Also once you're out in blue water you never know what might show up-- having an extra outfit rigged up with a large 6/0 shark fly on a wire bite tippet might be good to have if you get a chance to throw something at a mako.
Good luck with this and keep us posted-- it sounds like an absolute blast.
Thanks for the ideas peregrines. Guess i need to start to look into tying my own flies. I have been putting that off a while.
As for the particulars of the trip...
The Captain would be my old man. He has been fishing on the ocean for 50 years. Operating his own boat out there for at least 40. The boat would be his 26' Striper. It is a pure fishing set up. I should be able to set up an area for me to cast easy enough.
I have been going out on the ocean since i was 12 years old(43 now) after lingcod, red snapper, salmon, halibut, etc, all with my dad. I certainly trust his knowledge and captain abilities(not saying you in anyway implied otherwise) His typical tuna runs are 45-70 miles off shore. Leave the dock at oh dark thirty and back late afternoon usually. He always runs with a friend or two in other boats as well.
Unfortunately i would be the only one fly fishing. I just want to go do it for the obvious excitement of the species. I am certain the would accommodate my fly fishing requirements for the most part. Most of his fishing partners are his buddies i have known all my life. I think they would look on the idea of me fly fishing for tuna with a lot of curiosity. That and humoring "the kid". lol
Great call on being ready for some other species just in case. More than one blue shark has been boating over the years. Dont know if Makos come this far north. Great Whites have been spotted up here and have attacked surfers as well.
Thanks again for the info, just what i was looking for.
Great advice from Rip and Mark. I had to look up a picture of Pacific Albacore and those I saw looked to be about 15-20 lbs. They aren't the same as our albies or football shaped blackfins.
I'm sure your dad is well versed in catching them, and no doubt, live baitfish thrown out will put them into a frenzy once they are located.
A baitfish immitation matching the live chum stripped fast and steady nearly always works on blackfin, skipjacks and albies. But it must track straight, and light (20 lb) fluoro is what I use for leaders on blackfin, skipjacks, false albacore. They can be quite leader shy.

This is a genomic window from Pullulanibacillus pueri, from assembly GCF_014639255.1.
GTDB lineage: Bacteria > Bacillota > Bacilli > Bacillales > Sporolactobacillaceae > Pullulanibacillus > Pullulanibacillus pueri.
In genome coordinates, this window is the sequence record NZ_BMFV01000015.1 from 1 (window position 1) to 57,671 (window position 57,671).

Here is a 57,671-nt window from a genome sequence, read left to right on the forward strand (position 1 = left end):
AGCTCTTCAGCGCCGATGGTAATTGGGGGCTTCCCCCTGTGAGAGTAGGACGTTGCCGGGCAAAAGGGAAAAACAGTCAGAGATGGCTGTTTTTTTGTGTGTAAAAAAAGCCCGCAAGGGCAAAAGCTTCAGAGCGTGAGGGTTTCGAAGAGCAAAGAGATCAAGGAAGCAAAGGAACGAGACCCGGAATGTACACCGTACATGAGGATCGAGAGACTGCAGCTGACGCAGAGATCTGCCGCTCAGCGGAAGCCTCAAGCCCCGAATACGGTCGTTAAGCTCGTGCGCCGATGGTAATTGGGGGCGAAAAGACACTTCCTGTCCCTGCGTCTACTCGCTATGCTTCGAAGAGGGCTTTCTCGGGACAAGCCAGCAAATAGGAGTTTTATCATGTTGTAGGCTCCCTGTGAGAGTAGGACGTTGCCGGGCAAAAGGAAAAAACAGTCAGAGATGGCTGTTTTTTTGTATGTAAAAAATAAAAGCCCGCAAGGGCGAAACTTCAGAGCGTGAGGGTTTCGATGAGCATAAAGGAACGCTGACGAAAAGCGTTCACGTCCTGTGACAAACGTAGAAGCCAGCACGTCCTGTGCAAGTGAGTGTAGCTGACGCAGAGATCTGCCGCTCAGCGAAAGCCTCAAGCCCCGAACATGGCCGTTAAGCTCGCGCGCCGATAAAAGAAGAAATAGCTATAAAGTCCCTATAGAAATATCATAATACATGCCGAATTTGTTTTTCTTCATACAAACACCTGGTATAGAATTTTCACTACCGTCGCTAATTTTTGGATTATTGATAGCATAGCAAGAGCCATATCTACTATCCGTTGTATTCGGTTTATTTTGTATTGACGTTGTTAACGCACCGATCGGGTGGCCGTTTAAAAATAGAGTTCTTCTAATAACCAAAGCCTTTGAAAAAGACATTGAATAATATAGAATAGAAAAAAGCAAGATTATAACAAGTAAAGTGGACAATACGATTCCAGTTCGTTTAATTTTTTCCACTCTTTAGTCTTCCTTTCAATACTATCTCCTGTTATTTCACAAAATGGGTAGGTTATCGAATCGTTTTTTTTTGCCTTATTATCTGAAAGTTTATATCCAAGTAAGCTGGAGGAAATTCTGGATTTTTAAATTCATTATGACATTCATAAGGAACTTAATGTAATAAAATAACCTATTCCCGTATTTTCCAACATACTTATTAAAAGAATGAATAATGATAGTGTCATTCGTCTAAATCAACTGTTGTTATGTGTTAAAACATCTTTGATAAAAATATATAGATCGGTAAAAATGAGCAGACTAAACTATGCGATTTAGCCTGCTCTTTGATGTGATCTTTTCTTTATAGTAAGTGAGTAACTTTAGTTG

Vans that sounds like you have all the makings of a great trip-- sounds like your father has it pretty wired as far as his experience both in terms of off shore boating and going after tuna specifically. The ocean is a pretty big place so knowing where to look for them is a big part of of it, as is advance planning and a bit of up to the minute researching of sea surface temp maps to get a sense of where to find clean water and 60 degree temp breaks.
Having good friends aboard will just add to the fun as they all participate in this adventure--
And having a few other boats along is always a good idea from a safety standpoint, but also can help everyone zero in on fish if you work together to cover more water.
How does your father usually fish for them? Does he troll using outriggers to find them? Then toss live bait to hold a school? Jig deep over structure?
Knowing how your father fishes for them can help develop a plan for catching them with a fly rod--
For example if your dad usually trolls and doesn't have room for a large live bait well on his boat, you might want to just use the starboard side outrigger (assuming you cast right handed), that way when you cast from port side corner of the stern you'll have some room for your back cast. If you think that you may just be be getting quick shots at fish, I would strip some fly line into a 5 gal bucket to keep it from flying all over the place-- that way you can pick up your rod and cast right away after you hook a fish on the troll and the school follows its hooked buddy back to the boat.
If your dad usually jigs deep over structure, then you'll probably want some fast sinking of fly line like a Teeny TS-450 or heavier.
This sounds really exciting-- please keep us posted and best of luck.